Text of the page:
Wolf Prize Laureate in Medicine 1988
Affiliation at the time of the award:
Catholic University of Louvain, Belgium
“for the biochemical elucidation of lysosomal storage diseases and the resulting contributions to biology, pathology, prenatal diagnosis, and therapeutics.”
The whole field of genetic storage diseases (thesaurismoses) except for a few glycogen storage conditions (nonlysosomal) was a complete mystery. The diseases were known mostly by the names of the clinicians who first described them: Hunter, Hurler, Tay-Sachs, Niemann-Pick, Gaucher, Pompe, Fabry, etc. Morphological studies had shown the presence of abundant abnormal deposits in the tissues of the patients, hence the term “storage disease”, and in some cases the chemical composition of the deposits had been identified, at least roughly. The underlying enzymic deficiencies were unknown, but were generally believed to affect some biosynthetic pathway.
Thanks to the work of Professors Hers and Neufeld and to the investigations they have sparked, more than 30 genetic storage diseases are now known to be deficiencies of lysosomal digestion and a common pathological pattern with unique features has been recognized. These discoveries have led to major advances in cell biology, including the identification of a number of new lysosomal enzymes, the recognition of the importance of lysosomal autophagy, and the elucidation of the remarkable mechanism whereby lysosomal enzymes are targeted to their destination. From the medical point of view it has now become possible, in this group of rare but diverse and tragically crippling diseases, against which no prevention or therapy was available, to provide genetic counselling through the detection of heterozygotes, to effect prenatal diagnosis in time for therapeutic abortion, and even to seriously consider and investigate the possibility of replacement therapy.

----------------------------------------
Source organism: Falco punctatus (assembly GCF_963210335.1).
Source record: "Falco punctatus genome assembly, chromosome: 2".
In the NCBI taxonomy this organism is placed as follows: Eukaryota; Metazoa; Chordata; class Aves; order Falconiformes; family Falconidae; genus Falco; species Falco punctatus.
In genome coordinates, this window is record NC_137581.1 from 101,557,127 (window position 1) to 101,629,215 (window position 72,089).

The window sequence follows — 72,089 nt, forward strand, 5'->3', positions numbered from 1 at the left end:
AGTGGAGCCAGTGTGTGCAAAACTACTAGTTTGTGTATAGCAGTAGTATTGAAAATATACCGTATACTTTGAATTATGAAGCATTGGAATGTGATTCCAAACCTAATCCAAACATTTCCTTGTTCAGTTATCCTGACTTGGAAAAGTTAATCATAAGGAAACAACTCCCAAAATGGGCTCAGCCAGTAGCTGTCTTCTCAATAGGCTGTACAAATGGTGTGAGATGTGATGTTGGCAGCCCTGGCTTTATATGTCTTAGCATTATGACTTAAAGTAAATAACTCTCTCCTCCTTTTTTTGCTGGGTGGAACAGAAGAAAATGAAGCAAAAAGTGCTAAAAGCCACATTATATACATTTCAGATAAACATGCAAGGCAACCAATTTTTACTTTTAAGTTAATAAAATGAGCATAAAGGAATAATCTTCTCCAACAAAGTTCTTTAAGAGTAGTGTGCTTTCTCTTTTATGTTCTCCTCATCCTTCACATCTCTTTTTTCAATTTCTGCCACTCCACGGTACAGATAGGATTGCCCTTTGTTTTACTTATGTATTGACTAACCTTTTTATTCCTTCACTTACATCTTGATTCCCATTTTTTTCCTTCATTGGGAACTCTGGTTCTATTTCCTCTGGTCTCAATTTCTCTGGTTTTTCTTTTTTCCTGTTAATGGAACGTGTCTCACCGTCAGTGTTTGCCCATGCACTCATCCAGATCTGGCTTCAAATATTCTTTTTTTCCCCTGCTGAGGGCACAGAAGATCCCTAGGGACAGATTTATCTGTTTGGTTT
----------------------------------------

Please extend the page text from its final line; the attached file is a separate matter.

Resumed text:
Professor Henri-Géry Hers discovered the first such disease and fathered the concept that allowed an extensive elucidation of one of the most mysterious chapters of pathology in a span of less than ten years. This important achievement is not an isolated chance event. It arose as an offshoot of a life-long commitment to the study of carbohydrate metabolism, which started in the early 1950s with the description of the “Hers pathway” of fructose metabolism and ends, provisionally, with the discovery of a new intracellular messenger of major significance: fructose 2, 6-bisphosphate. In between are a long series of papers devoted to the control of glycogen metabolism in the liver, a number of contributions to genetic pathology (in addition to lysosomal storage diseases), and studies on purine metabolism.